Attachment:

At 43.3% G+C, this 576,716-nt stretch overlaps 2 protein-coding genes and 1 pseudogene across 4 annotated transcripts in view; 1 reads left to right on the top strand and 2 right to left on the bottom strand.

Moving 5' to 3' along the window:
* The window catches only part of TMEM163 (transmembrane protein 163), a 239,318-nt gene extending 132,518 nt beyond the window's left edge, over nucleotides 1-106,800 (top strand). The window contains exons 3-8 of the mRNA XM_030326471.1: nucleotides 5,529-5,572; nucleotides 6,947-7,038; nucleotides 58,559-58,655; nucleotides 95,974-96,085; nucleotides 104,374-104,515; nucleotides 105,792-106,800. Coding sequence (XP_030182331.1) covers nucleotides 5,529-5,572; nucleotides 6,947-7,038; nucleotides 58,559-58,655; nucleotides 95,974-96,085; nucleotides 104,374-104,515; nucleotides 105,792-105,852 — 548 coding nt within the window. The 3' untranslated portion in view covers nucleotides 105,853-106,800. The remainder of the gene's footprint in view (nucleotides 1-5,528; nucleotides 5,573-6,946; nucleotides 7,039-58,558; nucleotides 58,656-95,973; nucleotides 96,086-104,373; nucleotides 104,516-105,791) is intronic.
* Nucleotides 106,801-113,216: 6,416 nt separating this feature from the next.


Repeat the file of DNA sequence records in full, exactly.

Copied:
At 43.3% G+C, this 576,716-nt stretch overlaps 2 protein-coding genes and 1 pseudogene across 4 annotated transcripts in view; 1 reads left to right on the top strand and 2 right to left on the bottom strand.

Moving 5' to 3' along the window:
* The window catches only part of TMEM163 (transmembrane protein 163), a 239,318-nt gene extending 132,518 nt beyond the window's left edge, over nucleotides 1-106,800 (top strand). The window contains exons 3-8 of the mRNA XM_030326471.1: nucleotides 5,529-5,572; nucleotides 6,947-7,038; nucleotides 58,559-58,655; nucleotides 95,974-96,085; nucleotides 104,374-104,515; nucleotides 105,792-106,800. Coding sequence (XP_030182331.1) covers nucleotides 5,529-5,572; nucleotides 6,947-7,038; nucleotides 58,559-58,655; nucleotides 95,974-96,085; nucleotides 104,374-104,515; nucleotides 105,792-105,852 — 548 coding nt within the window. The 3' untranslated portion in view covers nucleotides 105,853-106,800. The remainder of the gene's footprint in view (nucleotides 1-5,528; nucleotides 5,573-6,946; nucleotides 7,039-58,558; nucleotides 58,656-95,973; nucleotides 96,086-104,373; nucleotides 104,516-105,791) is intronic.
* Nucleotides 106,801-113,216: 6,416 nt separating this feature from the next.